Changes at WHS cause confusion for seniors


Natalie Rassiger

Off-limits “senior doors” tested by one student

Natalie Rassiger, Co-Features Editor

From the very first day of school, rumors have circulated about new restrictions and regulations at WHS. One change that has caused many seniors to feel angry is the locking and alarming of the “senior doors” in the cafeteria.  Some in the senior class feel that these changes were directed at our class and reflect a lack of trust for the seniors because these doors have always been used by seniors as they come and go for open campus

   While I agree that at first this change did seem unfair, in fact it was required based on a review of the school’s safety procedures. That review was undertaken by the school’s safety committee and the fire department, who determined that these doors should only be used as a fire exit.

   “Very often, administrators do walk-throughs with safety teams to see what doors and exits and entrances they define as a safety exit or [that create] a dangerous entrance or exit for anybody outside of the school community,” Jennifer Knight, the new assistant principal, said.  Over the summer, one such walk-through determined those doors were no longer to be used for just entering and exiting the building; the students could use the front door or other appropriate doors [instead].” 

     Given that this change was required for student safety in part per the fire department’s guidelines, then the school has no choice but to comply. I think that the issue is that students were not involved in the process that led to this change and that if the administration had alerted students to the change before they arrived at school to find it already in place, then students would not have started the year feeling so confused and upset.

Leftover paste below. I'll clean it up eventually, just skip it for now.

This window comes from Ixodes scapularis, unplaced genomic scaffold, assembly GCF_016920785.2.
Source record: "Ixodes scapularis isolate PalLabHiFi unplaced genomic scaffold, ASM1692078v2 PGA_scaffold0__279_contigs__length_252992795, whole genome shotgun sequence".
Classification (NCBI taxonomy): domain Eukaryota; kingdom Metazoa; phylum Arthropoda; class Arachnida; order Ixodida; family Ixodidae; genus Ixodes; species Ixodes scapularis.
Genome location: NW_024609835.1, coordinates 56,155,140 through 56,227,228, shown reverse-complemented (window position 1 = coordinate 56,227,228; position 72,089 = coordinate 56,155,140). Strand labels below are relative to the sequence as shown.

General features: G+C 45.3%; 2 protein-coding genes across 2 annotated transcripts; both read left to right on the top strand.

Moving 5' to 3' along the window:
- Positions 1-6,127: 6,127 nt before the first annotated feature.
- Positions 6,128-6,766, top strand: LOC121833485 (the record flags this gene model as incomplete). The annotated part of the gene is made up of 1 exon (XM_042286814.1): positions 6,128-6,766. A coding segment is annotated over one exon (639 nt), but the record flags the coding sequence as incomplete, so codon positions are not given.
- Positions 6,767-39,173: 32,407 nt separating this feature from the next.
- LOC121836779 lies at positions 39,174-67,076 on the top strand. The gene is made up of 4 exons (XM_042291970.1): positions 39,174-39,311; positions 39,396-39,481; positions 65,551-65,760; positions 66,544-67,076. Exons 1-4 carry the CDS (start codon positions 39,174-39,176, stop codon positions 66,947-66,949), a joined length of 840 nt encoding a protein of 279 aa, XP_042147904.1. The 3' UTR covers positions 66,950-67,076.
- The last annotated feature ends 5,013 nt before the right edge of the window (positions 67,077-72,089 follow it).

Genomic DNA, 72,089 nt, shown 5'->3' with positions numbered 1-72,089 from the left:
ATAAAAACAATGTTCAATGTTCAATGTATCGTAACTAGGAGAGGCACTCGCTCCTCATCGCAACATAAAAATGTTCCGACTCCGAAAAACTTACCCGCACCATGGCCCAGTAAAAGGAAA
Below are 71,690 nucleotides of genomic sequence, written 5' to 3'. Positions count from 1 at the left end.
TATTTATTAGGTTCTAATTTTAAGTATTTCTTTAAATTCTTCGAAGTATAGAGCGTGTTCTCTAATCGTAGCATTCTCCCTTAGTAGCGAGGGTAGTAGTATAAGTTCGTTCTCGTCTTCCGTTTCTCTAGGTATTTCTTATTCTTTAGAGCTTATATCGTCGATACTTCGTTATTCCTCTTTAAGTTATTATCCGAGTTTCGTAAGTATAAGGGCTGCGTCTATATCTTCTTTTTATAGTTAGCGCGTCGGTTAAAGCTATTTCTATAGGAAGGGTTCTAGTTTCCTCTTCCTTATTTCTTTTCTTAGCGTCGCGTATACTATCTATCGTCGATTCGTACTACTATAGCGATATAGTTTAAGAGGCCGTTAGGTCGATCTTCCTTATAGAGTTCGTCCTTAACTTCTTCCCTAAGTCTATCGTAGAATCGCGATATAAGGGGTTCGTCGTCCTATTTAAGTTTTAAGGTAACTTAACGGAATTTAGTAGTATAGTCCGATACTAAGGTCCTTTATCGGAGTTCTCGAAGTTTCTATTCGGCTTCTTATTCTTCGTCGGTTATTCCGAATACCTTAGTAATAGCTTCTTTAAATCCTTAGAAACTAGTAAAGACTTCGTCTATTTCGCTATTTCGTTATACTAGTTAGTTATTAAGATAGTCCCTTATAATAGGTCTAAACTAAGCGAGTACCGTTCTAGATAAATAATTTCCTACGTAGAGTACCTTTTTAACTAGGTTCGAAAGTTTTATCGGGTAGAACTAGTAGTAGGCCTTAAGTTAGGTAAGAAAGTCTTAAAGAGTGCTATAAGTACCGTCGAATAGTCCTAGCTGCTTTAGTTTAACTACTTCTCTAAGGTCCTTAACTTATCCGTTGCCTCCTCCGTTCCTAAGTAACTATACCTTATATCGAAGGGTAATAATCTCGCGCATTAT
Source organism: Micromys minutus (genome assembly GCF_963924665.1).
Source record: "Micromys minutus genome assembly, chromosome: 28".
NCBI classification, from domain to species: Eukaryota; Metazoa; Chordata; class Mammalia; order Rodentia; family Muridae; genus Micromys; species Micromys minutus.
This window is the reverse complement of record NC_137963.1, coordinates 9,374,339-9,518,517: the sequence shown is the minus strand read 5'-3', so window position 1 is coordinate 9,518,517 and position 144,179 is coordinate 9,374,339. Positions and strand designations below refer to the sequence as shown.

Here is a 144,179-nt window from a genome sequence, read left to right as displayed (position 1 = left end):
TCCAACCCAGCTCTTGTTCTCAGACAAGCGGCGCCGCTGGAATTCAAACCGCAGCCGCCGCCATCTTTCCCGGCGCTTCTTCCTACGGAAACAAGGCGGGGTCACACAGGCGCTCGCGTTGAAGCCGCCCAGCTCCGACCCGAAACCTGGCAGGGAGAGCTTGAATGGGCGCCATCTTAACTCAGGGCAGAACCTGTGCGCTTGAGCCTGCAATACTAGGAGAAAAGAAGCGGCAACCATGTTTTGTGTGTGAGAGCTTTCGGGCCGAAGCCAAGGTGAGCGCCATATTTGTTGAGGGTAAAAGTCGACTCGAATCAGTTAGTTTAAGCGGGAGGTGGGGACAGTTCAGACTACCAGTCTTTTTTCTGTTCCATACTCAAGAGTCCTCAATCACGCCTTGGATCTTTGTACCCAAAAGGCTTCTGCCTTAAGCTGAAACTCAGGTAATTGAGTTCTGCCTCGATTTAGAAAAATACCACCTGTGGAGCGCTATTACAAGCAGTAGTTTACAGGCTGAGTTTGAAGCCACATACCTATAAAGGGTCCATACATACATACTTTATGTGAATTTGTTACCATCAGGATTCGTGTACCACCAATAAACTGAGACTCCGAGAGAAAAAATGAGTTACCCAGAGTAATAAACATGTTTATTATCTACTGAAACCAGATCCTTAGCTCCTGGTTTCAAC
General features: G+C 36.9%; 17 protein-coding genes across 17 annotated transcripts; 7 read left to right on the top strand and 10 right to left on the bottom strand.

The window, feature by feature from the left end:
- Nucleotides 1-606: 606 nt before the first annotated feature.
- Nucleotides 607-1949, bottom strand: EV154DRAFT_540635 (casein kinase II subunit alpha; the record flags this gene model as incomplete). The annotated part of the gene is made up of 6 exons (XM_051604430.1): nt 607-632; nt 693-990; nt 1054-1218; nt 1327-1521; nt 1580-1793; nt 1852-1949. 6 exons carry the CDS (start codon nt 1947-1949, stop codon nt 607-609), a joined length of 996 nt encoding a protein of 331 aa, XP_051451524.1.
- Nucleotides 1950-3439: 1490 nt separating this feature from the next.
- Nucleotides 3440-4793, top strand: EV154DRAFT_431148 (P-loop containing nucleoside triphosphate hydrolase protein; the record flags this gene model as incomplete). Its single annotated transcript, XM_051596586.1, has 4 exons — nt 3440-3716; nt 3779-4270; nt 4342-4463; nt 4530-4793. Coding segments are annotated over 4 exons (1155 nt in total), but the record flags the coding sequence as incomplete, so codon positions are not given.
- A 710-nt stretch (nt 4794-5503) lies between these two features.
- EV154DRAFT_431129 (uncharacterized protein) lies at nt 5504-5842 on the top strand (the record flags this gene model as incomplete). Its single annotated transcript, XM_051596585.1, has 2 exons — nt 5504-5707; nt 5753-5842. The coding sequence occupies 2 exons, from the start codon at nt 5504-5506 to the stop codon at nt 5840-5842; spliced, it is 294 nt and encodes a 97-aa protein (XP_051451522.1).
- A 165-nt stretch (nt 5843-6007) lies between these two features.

“I sometimes feel like the school is taking part in the show ‘What Would You Do?’ and they are just pranking us to get a reaction,” said senior Shrihan Yadav. “The school does not seem to trust us, and it is getting people riled up.” 

   This is upsetting to seniors because, for many of us, getting to use these “senior doors” is like a rite of passage at WHS. As a result, people were not happy that this was taken away. While I understand why the doors had to be closed, I also understand why my classmates are upset.

   In my opinion, blocking off the doors is appropriate because school safety is the most important thing. However, because the school leaders did not share this decision when it was made over the summer, students were left assuming it was all about a lack of trust. The administrators, however, do not seem to feel that way.

    “We have no reason to distrust students. You have an amazing senior class; Mr. Peri and I were just talking about how you guys are modeling what we would like all students to be doing,” Knight said. “We are both very proud of the senior class and the changes that are made are for safety.”

   The school has already been working on a long-term solution to allow seniors a different privilege that will let them come and go: badges that senior students will get that will allow them to get in and out of the building during the designated school hours without having to be buzzed in. 

   “Currently, the badges are blank white and contain a chip inside that will open the doors of the building without having to push the buzzer,” principal Paul Peri said. “Potential future uses may include the badges helping with paying for lunch, copy machine usage, entrance into class and/or events, and attendance.” 

     Overall, the communications of these changes created many problems, but with new and improved plans on the horizon, I know that students will feel the outcome is positive and will make a big difference in the school. As a senior myself, I am excited to see how it all plays out.